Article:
News | Morningside Heights

Columbia lawsuit over St. Luke's commitment dismissed

  • DISMISSED | A judge dismissed a lawsuit accusing Columbia of involuntarily committing a student to St. Luke's for 30 days has been dismissed.

A lawsuit accusing Columbia of involuntarily committing a student to St. Luke's Hospital for 30 days after he called his Spanish teacher a ‘bitch’ has been dismissed—but the student plans to re-file the suit.

Former Columbia-Juilliard student Oren Ungerleider sued the University and Continuum Health Partners—the organization that owns St. Luke’s—in January, alleging that he was kept at the hospital against his will in December 2010.

Judge Katherine Forrest dismissed the suit on June 21, ruling that neither Columbia nor Continuum were acting on behalf of a governmental body and thus were not subject to the student's federal civil rights protections.

“There is, in short, no state action here and, accordingly, no basis for federal jurisdiction,” Forrest wrote in her judgment.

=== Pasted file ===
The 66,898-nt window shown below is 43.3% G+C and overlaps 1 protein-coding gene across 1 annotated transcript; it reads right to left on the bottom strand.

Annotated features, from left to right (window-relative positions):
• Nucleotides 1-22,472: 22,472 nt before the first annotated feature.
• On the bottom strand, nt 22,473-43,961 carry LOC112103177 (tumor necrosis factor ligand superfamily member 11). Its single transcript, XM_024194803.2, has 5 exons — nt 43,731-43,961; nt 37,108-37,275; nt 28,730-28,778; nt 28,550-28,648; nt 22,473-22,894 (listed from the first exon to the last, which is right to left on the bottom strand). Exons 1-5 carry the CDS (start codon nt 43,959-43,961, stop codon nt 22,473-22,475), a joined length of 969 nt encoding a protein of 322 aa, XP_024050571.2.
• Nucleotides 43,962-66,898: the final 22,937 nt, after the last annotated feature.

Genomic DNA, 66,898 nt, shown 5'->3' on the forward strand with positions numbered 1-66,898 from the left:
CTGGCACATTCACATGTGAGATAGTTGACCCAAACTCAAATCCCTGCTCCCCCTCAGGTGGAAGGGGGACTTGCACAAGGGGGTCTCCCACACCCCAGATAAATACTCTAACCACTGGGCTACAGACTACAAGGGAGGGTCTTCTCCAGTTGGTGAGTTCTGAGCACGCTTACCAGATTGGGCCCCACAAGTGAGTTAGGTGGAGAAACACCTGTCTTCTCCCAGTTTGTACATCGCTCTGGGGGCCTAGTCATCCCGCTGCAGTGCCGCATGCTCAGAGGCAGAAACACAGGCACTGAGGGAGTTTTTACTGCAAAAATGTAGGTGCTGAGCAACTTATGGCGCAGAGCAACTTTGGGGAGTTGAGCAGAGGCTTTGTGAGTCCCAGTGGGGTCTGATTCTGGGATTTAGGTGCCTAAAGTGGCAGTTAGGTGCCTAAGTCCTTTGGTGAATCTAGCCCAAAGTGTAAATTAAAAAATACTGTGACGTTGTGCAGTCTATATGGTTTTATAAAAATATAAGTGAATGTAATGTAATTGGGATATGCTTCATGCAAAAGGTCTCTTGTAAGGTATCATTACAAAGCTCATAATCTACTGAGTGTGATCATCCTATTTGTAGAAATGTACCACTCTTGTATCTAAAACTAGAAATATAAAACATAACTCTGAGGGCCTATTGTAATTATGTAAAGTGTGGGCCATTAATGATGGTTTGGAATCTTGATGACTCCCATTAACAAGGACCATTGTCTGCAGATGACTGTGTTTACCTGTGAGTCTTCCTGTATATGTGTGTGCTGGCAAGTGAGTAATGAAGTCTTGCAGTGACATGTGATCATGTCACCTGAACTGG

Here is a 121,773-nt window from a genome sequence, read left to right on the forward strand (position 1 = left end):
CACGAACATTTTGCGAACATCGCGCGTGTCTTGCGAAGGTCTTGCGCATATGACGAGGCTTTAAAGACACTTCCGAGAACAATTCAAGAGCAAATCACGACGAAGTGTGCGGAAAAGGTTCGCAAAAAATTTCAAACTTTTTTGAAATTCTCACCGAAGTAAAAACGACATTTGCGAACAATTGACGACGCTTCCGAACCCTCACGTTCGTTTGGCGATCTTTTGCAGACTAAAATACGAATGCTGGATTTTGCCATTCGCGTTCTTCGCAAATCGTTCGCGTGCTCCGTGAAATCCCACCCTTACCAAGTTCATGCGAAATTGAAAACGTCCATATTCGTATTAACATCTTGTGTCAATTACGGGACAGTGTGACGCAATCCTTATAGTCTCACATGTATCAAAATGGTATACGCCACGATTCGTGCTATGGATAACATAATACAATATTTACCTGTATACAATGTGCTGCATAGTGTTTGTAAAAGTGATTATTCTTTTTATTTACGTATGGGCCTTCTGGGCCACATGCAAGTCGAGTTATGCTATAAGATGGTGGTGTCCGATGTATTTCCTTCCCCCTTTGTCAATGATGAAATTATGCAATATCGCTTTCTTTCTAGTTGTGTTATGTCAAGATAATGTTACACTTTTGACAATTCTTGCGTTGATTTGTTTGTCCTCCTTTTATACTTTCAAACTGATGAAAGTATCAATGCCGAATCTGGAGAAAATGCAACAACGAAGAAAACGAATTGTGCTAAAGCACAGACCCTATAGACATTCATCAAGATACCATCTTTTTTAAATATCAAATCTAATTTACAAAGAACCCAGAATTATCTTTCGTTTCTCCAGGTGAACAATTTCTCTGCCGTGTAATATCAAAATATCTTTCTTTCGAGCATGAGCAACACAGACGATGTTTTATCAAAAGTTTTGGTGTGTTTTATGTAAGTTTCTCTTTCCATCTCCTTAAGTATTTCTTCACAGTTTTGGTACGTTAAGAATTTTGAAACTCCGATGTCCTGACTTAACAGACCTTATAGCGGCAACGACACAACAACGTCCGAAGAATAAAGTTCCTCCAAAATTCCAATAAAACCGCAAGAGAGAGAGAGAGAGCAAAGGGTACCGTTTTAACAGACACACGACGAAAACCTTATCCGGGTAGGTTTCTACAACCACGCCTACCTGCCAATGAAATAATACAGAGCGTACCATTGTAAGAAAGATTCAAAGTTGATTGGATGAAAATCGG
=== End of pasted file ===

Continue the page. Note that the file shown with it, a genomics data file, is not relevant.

Ungerleider said in his complaint that after he cursed at his Spanish teacher during a final exam, he was taken from his dorm room to the hospital by police officers at 12:30 a.m. He also accused several doctors of forcibly injecting him with haldol.

Ungerleider, now a student at The Ohio State University, declined to comment, but his lawyer, Daniel Rubenstein, said he would be re-filing the case in state court.

“We are quite satisfied with the judge's ruling,” a Continuum Health spokesperson said.

A Columbia spokesperson declined to comment.

Casey Tolan contributed reporting.

abby.abrams@columbiaspectator.com  |  @abby_abrams

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Anonymous posted on

He threatened the professor. Obviously Columbia and the hospital have every right to protect everyone involved.

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